In the Company of Wolves
Thinning the Herd
Quin Lighthorn is not what he appears to be. A half-Sioux, half-Irish college student, Quin, the protagonist in James Michael Larranaga’s thriller, In the Company of Wolves, is dressed to kill in a secondhand Armani suit and silk tie for his internship with Safe Haven, a company in the gruesome business of viatical settlements: it offers an advance against life insurance benefits to policyholders with terminal illnesses.
Larranaga does a bang-up job creating an ominous opening to his thriller, with solid descriptions of scenes and characters. On his first day of work at Safe Haven, Quin drives his rusty Chevy to the corporate offices located in a converted McMansion near Minneapolis. There, Quin is greeted by a grizzled corporate officer wielding a shotgun.
Quin is shown around the office before he heads out with his new boss, Harvard MBA Ben Moretti, to greet a client. The client has been stopped by the police for speeding, and, with a few misdirected words, the boss teases the client into displaying a pistol. The result? The client is shot dead by the traffic officer.
There’s a dark side to the viatical business. Safe Haven needs money to close a ten million dollar viatical settlement, and Ben and his colleagues are whacking clients to bring in the money. Simultaneously, Ben is financing political shenanigans by Minnesota’s boy wonder, US Senator Paul Almquist. The conspiracy has been aided by the sheriff and the female deputy who shot the client. What the bad guys don’t know is that Quin, a professional bounty hunter, is supposedly working undercover for the FBI.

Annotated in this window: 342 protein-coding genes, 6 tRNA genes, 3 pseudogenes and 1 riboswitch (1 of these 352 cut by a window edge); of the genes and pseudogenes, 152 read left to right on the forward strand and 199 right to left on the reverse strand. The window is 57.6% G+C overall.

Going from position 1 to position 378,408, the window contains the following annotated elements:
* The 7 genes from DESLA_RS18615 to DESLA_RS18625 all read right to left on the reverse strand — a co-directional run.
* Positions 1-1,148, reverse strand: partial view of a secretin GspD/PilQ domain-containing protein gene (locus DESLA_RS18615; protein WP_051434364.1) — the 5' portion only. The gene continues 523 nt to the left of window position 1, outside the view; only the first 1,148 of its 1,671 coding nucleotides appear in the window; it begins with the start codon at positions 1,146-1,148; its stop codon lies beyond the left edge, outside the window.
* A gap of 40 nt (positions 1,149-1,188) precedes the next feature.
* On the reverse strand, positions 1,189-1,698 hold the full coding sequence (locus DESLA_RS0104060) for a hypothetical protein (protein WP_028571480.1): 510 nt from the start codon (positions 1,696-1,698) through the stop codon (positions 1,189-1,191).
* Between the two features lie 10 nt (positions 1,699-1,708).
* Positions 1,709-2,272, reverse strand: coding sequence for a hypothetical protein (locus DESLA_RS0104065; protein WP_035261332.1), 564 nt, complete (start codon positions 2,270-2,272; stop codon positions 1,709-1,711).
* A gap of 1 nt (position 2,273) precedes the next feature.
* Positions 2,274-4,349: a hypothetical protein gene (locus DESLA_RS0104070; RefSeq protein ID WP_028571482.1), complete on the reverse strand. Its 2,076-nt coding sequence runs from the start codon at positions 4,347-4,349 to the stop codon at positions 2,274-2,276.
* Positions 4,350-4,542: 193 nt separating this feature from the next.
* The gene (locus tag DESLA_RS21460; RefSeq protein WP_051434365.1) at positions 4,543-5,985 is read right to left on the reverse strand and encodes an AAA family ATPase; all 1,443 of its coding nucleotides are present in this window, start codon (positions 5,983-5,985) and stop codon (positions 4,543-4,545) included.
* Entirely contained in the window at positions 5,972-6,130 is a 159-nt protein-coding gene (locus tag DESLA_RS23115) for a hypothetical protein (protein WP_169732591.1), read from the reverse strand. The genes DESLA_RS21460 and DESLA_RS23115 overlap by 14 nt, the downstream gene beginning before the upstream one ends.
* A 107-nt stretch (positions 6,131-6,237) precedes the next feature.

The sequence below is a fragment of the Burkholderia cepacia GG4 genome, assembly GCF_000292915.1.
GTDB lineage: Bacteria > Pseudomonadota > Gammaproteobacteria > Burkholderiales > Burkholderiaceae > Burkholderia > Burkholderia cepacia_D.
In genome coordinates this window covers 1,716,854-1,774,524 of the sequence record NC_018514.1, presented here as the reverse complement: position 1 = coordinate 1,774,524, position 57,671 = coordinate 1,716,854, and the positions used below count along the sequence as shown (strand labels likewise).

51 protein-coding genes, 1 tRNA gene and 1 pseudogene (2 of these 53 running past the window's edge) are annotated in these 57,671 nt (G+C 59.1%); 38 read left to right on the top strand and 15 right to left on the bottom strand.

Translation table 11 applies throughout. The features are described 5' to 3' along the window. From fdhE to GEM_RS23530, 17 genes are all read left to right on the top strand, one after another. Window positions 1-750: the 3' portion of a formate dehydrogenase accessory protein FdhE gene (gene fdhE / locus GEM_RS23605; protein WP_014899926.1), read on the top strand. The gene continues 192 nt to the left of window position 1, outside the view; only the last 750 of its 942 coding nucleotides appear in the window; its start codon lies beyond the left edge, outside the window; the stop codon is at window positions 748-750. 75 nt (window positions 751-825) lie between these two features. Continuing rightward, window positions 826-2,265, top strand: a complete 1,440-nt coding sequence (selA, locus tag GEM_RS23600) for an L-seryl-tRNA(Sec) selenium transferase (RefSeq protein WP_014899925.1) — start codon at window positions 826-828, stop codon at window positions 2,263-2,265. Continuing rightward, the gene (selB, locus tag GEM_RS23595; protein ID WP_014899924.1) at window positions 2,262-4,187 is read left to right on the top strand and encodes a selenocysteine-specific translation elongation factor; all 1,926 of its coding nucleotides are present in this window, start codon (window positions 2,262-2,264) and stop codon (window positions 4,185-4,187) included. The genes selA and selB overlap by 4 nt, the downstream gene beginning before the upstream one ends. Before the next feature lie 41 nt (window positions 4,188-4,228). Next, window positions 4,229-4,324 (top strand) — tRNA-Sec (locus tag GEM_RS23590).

The mystery soon takes a double twist. Quin is seeing a psychiatrist for “a severe case of introjection … he becomes overly empathetic to people around him,” and his FBI contact, Spencer Lunde, is actually a corporate spy for Safe Haven’s prime competitor, Benson & White.
Organized into day/time segments rather than chapters, the story moves quickly. Each segment opens with a meditation on wolf pack behavior: “The mood of a wolf pack varies greatly, and tensions may rise by mid-winter as food runs low.” However, the author occasionally goes overboard in attempting to link various characters to wolf-pack behavior.
Larranaga’s plot is somewhat convoluted, and Quin’s hallucinations sometimes provoke confusion about who is real and who is imagined. Frustratingly, he often packs dialogue from two characters into one paragraph, which can also be confusing, since readers often expect to find dialog from a different character in a new paragraph.
However, the author successfully creates characters who don’t think there’s anything wrong with betting on the impending deaths of terminally ill patients. In some instances, the bad guys are better drawn than Quin, whose character sometimes strains believability.
With In the Company of Wolves, Larranga offers an exciting and interesting premise and the promise of a series in the making.